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If you compile a program in say, C, on a Linux based platform, then port it to use the MacOS libraries, will it work?

Is the core machine-code that comes from a compiler compatible on both Mac and Linux?

The reason I ask this is because both are "UNIX based" so I would think this is true, but I'm not really sure.

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No, they are not binary compatible at all. –  Krizz Feb 24 '12 at 23:21
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Linux != BSD... –  Chris Feb 24 '12 at 23:22
    
As others have said, binary compatibility is a very difficult task (it can be done, generally with emulation). However, source compatibility (e.g. C that uses only available cross-platform libraries/API) is a lot more attainable. Look at the MacPorts project, which makes "ports" of many "UNIX" programs (through source code) installable on OS X. There are still a bunch of different source tweaks for different targets in some cases however... and there is a whole tool ecosystem just to try to simplify this process. –  user166390 Feb 24 '12 at 23:43
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[Also, don't confuse can from above with feasible ;-) Consider how much code/time has been invested into Wine, and it only works in certain cases. In short an entirely different system/core library stack -- namely WinAPI -- has been ported to run in Linux.] –  user166390 Feb 25 '12 at 0:01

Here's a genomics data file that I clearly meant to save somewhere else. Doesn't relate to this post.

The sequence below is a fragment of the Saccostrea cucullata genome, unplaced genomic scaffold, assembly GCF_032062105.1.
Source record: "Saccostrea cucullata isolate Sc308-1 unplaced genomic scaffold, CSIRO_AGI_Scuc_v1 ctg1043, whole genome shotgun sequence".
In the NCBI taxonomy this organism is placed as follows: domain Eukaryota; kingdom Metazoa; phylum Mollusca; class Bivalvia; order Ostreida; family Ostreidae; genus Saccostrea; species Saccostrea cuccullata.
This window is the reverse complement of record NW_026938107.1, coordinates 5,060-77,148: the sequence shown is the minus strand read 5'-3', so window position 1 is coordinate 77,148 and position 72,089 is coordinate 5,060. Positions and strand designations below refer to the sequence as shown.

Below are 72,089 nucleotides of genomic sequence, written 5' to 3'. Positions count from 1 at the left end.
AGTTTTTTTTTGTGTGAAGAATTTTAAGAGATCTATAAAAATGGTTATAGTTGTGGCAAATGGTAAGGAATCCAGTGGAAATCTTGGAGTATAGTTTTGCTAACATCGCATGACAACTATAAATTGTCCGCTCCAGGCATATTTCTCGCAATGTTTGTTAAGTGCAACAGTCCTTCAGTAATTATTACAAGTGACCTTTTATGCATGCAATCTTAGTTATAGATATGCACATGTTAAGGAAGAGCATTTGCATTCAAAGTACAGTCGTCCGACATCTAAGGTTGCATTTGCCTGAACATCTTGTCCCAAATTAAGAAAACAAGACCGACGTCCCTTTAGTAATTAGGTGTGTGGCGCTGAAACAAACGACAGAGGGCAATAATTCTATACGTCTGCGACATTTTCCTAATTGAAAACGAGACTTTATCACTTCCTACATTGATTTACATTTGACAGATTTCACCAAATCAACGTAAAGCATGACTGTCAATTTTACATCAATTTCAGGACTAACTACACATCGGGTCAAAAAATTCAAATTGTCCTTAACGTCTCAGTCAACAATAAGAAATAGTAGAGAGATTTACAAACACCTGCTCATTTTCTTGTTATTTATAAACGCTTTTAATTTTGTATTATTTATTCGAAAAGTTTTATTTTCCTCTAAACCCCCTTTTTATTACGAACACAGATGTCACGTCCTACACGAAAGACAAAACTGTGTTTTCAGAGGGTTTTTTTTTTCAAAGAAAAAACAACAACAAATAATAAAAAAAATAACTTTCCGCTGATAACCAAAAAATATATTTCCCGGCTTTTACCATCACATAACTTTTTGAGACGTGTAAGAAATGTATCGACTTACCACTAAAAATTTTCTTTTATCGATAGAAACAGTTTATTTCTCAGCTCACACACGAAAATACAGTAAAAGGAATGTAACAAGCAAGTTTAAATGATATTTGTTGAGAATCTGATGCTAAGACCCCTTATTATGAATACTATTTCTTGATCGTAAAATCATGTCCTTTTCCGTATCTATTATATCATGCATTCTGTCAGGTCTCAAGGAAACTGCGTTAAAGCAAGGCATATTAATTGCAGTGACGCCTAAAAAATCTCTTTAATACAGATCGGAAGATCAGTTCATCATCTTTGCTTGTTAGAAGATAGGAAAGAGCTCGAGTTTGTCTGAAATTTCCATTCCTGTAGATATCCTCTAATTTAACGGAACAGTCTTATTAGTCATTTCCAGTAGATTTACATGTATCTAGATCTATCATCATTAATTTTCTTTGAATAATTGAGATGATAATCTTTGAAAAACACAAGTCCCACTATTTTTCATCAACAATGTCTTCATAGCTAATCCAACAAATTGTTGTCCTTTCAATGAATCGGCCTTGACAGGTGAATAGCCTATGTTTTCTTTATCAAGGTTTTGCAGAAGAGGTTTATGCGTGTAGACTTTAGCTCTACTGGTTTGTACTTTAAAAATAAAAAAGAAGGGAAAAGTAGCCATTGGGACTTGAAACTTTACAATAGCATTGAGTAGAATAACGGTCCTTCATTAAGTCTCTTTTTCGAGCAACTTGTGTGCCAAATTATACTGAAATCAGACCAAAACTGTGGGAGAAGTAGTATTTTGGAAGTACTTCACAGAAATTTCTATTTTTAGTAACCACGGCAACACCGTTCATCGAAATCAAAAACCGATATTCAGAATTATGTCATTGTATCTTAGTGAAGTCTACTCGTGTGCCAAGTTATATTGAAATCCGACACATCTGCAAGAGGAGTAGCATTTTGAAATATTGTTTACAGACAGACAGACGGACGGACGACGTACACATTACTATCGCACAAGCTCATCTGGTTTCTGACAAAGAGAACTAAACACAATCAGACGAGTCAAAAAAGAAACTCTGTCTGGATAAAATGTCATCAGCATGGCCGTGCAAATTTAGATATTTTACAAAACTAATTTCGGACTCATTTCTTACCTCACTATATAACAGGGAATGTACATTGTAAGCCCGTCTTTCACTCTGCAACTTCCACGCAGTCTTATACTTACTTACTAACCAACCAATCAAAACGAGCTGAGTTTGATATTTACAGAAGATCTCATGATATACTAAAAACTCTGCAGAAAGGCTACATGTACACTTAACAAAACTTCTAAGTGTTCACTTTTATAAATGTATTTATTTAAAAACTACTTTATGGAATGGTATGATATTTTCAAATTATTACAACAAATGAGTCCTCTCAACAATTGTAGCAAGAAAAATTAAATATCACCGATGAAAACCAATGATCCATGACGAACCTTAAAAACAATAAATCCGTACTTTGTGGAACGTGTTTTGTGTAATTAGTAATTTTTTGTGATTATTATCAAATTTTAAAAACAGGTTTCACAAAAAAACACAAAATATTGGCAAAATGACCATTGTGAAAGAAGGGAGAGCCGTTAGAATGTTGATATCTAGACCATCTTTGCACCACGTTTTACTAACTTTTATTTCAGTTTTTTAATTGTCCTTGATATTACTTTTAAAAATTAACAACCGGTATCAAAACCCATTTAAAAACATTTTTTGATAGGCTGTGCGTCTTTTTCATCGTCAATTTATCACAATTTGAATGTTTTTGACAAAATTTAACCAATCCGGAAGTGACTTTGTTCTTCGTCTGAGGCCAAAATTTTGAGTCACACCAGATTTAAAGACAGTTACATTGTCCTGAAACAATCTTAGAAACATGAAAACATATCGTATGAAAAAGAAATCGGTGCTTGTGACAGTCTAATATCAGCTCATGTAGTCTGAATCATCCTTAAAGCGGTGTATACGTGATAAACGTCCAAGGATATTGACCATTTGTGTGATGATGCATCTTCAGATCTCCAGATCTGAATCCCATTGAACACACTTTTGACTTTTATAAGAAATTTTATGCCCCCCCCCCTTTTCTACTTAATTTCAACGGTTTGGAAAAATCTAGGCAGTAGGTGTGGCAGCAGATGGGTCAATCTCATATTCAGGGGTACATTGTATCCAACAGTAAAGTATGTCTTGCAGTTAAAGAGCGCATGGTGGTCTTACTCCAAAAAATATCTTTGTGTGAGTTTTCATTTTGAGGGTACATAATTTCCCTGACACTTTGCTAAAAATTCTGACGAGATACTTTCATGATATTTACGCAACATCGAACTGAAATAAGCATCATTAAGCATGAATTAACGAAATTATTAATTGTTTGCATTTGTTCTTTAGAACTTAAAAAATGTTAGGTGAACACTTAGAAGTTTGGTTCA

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5 Answers 5

up vote 13 down vote accepted

Ignore the downvotes and the haters, ghostsoldier23. You're asking a perfectly reasonable question.

However, the answer is no. Linux and Mac OS X binaries are not cross-compatible.

For one thing, Linux executables use a format called ELF.

Mac OS X executables use Mach-O format.

Thus, even if a lot of the libraries ordinarily compile separately on each system, they would not be portable in binary format.

Furthermore, Linux is not actually UNIX-based. It does share a number of common features and tools with UNIX, but a lot of that has to do with computing standards like POSIX.

EDIT:

Finally, to address your point on byte-code: when making a binary, compilers usually generate machine code that is specific to the platform you're developing on. (This isn't always the case, but it usually is.)

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Although it is possible for a system to support multiple executable formats... there be even more compatibility issues, however. (e.g. entirely different library stacks if the calling convention differs). –  user166390 Feb 24 '12 at 23:38
    
So if both an Mach-O and ELF binary target amd64, is the difference mainly a 'wrapper' ? –  Evert Feb 25 '12 at 0:07
    
The difference is the format of the executable and library files that tell the kernel how to map segments of the file into memory, resolve symbol definitions and relocations, etc. –  R.. Feb 25 '12 at 0:54
    
I see. That does make sense. I could've sworn UNIX was the forefather of Linux however... –  bgroenks Feb 25 '12 at 1:57
    
Linux is definitely inspired in some ways by UNIX, but it started out as a hobby project of Linus Torvalds's, so it has no UNIX code in it, AFAIK. –  Tom Feb 25 '12 at 20:37